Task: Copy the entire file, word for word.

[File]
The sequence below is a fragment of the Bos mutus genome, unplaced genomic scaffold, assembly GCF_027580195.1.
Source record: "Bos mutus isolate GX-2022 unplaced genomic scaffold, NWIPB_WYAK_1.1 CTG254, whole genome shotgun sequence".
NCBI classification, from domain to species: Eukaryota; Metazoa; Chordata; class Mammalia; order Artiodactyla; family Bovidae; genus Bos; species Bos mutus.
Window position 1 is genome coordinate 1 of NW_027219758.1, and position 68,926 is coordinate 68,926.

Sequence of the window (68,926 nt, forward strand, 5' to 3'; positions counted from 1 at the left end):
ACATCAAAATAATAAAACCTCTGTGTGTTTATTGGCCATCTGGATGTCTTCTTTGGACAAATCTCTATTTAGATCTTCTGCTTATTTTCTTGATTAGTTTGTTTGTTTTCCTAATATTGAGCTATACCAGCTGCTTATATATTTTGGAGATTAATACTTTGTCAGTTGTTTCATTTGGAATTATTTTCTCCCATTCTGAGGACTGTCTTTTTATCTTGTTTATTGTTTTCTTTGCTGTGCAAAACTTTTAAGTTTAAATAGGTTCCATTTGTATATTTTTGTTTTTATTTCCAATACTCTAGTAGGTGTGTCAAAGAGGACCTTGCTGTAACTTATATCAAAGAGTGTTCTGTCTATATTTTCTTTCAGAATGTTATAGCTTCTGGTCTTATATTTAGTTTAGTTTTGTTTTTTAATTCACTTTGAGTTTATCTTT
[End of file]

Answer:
The sequence below is a fragment of the Bos mutus genome, unplaced genomic scaffold, assembly GCF_027580195.1.
Source record: "Bos mutus isolate GX-2022 unplaced genomic scaffold, NWIPB_WYAK_1.1 CTG254, whole genome shotgun sequence".
NCBI classification, from domain to species: Eukaryota; Metazoa; Chordata; class Mammalia; order Artiodactyla; family Bovidae; genus Bos; species Bos mutus.
Window position 1 is genome coordinate 1 of NW_027219758.1, and position 68,926 is coordinate 68,926.

Sequence of the window (68,926 nt, forward strand, 5' to 3'; positions counted from 1 at the left end):
ACATCAAAATAATAAAACCTCTGTGTGTTTATTGGCCATCTGGATGTCTTCTTTGGACAAATCTCTATTTAGATCTTCTGCTTATTTTCTTGATTAGTTTGTTTGTTTTCCTAATATTGAGCTATACCAGCTGCTTATATATTTTGGAGATTAATACTTTGTCAGTTGTTTCATTTGGAATTATTTTCTCCCATTCTGAGGACTGTCTTTTTATCTTGTTTATTGTTTTCTTTGCTGTGCAAAACTTTTAAGTTTAAATAGGTTCCATTTGTATATTTTTGTTTTTATTTCCAATACTCTAGTAGGTGTGTCAAAGAGGACCTTGCTGTAACTTATATCAAAGAGTGTTCTGTCTATATTTTCTTTCAGAATGTTATAGCTTCTGGTCTTATATTTAGTTTAGTTTTGTTTTTTAATTCACTTTGAGTTTATCTTT